Guitarist Breakdown AC/DC’s Hardest Riff Made


Grinding hard rock riffs, puns galore, and an amusingly tight school uniform: these are some of the elements that made AC/DC one of the most iconic rock & roll groups of the last 45 years. Songs like “Highway to Hell” and “You Shook Me All Night Long” are rock classics, and Back in Black, their 1980 LP, would be the best-selling album in history if there hadn’t been Thriller.

The secret of this success was the authenticity of the band. When they blew up in Sydney in the mid-’70s, Bon Scott, AC/DC’s original messy frontman, was singing about the band’s holy trinity: sex, booze, and rock & roll. And ever since Brian Johnson’s gruff voice took over after Scott’s death, the group has continued to worship at the same altar. “They accused us of making the same record 12 times,” Angus Young, the guitarist, once said. “But the truth is we did it 15 times.”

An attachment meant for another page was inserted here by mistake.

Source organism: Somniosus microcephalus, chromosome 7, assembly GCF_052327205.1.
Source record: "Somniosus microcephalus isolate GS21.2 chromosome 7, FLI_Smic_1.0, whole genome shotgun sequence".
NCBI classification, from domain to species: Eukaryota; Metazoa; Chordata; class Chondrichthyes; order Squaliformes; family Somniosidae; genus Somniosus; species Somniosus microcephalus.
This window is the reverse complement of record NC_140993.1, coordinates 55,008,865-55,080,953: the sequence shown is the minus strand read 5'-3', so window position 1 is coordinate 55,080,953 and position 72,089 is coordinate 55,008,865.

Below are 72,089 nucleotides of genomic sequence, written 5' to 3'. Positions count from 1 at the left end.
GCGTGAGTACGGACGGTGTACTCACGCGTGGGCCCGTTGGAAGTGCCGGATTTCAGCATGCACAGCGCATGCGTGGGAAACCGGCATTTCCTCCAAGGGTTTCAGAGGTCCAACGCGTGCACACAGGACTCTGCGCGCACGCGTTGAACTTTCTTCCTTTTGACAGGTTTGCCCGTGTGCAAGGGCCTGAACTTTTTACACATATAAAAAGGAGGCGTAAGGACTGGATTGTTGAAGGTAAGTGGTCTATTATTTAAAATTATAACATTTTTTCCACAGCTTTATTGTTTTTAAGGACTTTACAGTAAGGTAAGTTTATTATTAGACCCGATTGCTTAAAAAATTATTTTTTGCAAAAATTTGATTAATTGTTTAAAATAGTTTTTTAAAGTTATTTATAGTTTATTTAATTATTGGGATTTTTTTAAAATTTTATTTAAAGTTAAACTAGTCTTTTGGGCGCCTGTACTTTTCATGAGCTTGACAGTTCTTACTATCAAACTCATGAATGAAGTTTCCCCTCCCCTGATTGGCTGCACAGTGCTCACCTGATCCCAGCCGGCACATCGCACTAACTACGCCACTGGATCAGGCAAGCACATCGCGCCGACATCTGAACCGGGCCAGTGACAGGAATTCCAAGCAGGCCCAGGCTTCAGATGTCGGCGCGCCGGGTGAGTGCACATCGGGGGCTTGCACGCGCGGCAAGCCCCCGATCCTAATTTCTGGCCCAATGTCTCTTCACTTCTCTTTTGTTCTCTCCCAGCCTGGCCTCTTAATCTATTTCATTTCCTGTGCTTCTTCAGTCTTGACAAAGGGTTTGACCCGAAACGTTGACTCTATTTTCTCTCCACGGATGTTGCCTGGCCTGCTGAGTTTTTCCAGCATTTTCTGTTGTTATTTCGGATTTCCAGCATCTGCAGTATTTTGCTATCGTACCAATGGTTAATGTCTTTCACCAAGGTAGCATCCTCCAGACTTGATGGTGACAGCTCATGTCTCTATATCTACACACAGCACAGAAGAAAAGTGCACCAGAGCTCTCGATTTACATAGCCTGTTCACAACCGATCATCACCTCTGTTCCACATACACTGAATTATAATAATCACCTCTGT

The best AC/DC songs include an overdose of raw, loud riffs and offensive puns, whether it’s when Scott brags about his “Big Balls” or when Young speeds down the “Highway to Hell”, releasing high-voltage bluesy solos. As a group, they are as relentless as they are laid back; no one ever wondered if AC/DC was a group that had fun.

Angus and Malcolm Young had great riffs falling out of their hands. The formula was simple and effective, based on All Right Now, but amplified to the extreme. They already had a good number of great riffs between them when in 1979 the little one, Angus, found the definitive one, the one from Highway To Hell, a kind of improvement on Problem Child, the work of Malcolm. When they heard it they knew they had a bomb on their hands, something that was confirmed when Bon Scott put the perfect lyrics to fit the spirit of a hellish riff.

In the video below, guitar maestro Paul Davis talks about the hardest riff made by AC/DC, and it’s not Highway To Hell, nor Back In Black – what do you think it is? Keep going for the video below: